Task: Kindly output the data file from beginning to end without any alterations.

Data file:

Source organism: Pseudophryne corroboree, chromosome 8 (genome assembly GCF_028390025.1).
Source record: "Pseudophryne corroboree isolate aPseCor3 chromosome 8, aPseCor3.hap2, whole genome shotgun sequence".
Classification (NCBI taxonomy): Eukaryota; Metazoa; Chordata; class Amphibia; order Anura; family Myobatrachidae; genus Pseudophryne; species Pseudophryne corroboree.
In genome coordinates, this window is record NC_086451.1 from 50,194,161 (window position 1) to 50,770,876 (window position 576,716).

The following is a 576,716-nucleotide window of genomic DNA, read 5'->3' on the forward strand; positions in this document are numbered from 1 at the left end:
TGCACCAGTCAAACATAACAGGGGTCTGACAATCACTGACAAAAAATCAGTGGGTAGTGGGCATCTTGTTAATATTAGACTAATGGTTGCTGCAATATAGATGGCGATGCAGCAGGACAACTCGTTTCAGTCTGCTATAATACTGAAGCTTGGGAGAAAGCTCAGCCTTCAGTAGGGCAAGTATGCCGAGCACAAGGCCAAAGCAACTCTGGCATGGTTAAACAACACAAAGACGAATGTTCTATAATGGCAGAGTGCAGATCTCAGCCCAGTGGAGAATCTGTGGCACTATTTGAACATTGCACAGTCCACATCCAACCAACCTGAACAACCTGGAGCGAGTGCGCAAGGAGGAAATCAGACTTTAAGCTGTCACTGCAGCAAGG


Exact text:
Source organism: Pseudophryne corroboree, chromosome 8 (genome assembly GCF_028390025.1).
Source record: "Pseudophryne corroboree isolate aPseCor3 chromosome 8, aPseCor3.hap2, whole genome shotgun sequence".
Classification (NCBI taxonomy): Eukaryota; Metazoa; Chordata; class Amphibia; order Anura; family Myobatrachidae; genus Pseudophryne; species Pseudophryne corroboree.
In genome coordinates, this window is record NC_086451.1 from 50,194,161 (window position 1) to 50,770,876 (window position 576,716).

The following is a 576,716-nucleotide window of genomic DNA, read 5'->3' on the forward strand; positions in this document are numbered from 1 at the left end:
TGCACCAGTCAAACATAACAGGGGTCTGACAATCACTGACAAAAAATCAGTGGGTAGTGGGCATCTTGTTAATATTAGACTAATGGTTGCTGCAATATAGATGGCGATGCAGCAGGACAACTCGTTTCAGTCTGCTATAATACTGAAGCTTGGGAGAAAGCTCAGCCTTCAGTAGGGCAAGTATGCCGAGCACAAGGCCAAAGCAACTCTGGCATGGTTAAACAACACAAAGACGAATGTTCTATAATGGCAGAGTGCAGATCTCAGCCCAGTGGAGAATCTGTGGCACTATTTGAACATTGCACAGTCCACATCCAACCAACCTGAACAACCTGGAGCGAGTGCGCAAGGAGGAAATCAGACTTTAAGCTGTCACTGCAGCAAGG